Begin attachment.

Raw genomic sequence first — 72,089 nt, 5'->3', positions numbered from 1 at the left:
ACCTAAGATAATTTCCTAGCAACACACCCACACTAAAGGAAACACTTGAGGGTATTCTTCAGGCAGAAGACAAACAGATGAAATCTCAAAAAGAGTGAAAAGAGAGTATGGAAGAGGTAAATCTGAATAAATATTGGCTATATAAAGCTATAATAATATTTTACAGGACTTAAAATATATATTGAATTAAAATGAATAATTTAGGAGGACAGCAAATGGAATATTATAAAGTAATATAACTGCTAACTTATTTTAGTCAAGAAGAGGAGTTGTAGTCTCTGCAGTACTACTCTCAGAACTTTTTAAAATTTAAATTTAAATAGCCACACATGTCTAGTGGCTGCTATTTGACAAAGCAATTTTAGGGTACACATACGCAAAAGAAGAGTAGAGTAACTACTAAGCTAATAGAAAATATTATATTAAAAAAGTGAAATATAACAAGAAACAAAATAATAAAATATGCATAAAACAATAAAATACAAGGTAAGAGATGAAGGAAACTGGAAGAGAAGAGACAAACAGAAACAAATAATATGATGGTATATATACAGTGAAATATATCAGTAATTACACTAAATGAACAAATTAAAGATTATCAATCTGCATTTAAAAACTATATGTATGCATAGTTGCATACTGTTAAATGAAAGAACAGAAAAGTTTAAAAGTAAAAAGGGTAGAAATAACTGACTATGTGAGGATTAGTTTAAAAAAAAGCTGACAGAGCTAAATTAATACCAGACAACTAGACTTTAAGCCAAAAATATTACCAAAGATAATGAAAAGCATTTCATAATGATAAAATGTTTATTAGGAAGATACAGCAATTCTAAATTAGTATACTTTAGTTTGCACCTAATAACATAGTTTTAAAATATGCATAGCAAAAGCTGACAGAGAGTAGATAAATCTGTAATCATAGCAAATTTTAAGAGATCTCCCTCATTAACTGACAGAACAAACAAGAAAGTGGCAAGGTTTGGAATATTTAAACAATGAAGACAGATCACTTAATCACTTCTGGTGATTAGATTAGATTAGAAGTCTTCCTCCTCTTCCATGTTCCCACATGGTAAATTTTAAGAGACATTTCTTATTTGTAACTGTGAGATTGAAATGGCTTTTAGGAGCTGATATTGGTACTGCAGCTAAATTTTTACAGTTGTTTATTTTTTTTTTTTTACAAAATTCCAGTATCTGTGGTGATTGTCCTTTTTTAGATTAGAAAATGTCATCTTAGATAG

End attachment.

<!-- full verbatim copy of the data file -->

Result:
Raw genomic sequence first — 72,089 nt, 5'->3', positions numbered from 1 at the left:
ACCTAAGATAATTTCCTAGCAACACACCCACACTAAAGGAAACACTTGAGGGTATTCTTCAGGCAGAAGACAAACAGATGAAATCTCAAAAAGAGTGAAAAGAGAGTATGGAAGAGGTAAATCTGAATAAATATTGGCTATATAAAGCTATAATAATATTTTACAGGACTTAAAATATATATTGAATTAAAATGAATAATTTAGGAGGACAGCAAATGGAATATTATAAAGTAATATAACTGCTAACTTATTTTAGTCAAGAAGAGGAGTTGTAGTCTCTGCAGTACTACTCTCAGAACTTTTTAAAATTTAAATTTAAATAGCCACACATGTCTAGTGGCTGCTATTTGACAAAGCAATTTTAGGGTACACATACGCAAAAGAAGAGTAGAGTAACTACTAAGCTAATAGAAAATATTATATTAAAAAAGTGAAATATAACAAGAAACAAAATAATAAAATATGCATAAAACAATAAAATACAAGGTAAGAGATGAAGGAAACTGGAAGAGAAGAGACAAACAGAAACAAATAATATGATGGTATATATACAGTGAAATATATCAGTAATTACACTAAATGAACAAATTAAAGATTATCAATCTGCATTTAAAAACTATATGTATGCATAGTTGCATACTGTTAAATGAAAGAACAGAAAAGTTTAAAAGTAAAAAGGGTAGAAATAACTGACTATGTGAGGATTAGTTTAAAAAAAAGCTGACAGAGCTAAATTAATACCAGACAACTAGACTTTAAGCCAAAAATATTACCAAAGATAATGAAAAGCATTTCATAATGATAAAATGTTTATTAGGAAGATACAGCAATTCTAAATTAGTATACTTTAGTTTGCACCTAATAACATAGTTTTAAAATATGCATAGCAAAAGCTGACAGAGAGTAGATAAATCTGTAATCATAGCAAATTTTAAGAGATCTCCCTCATTAACTGACAGAACAAACAAGAAAGTGGCAAGGTTTGGAATATTTAAACAATGAAGACAGATCACTTAATCACTTCTGGTGATTAGATTAGATTAGAAGTCTTCCTCCTCTTCCATGTTCCCACATGGTAAATTTTAAGAGACATTTCTTATTTGTAACTGTGAGATTGAAATGGCTTTTAGGAGCTGATATTGGTACTGCAGCTAAATTTTTACAGTTGTTTATTTTTTTTTTTTTACAAAATTCCAGTATCTGTGGTGATTGTCCTTTTTTAGATTAGAAAATGTCATCTTAGATAG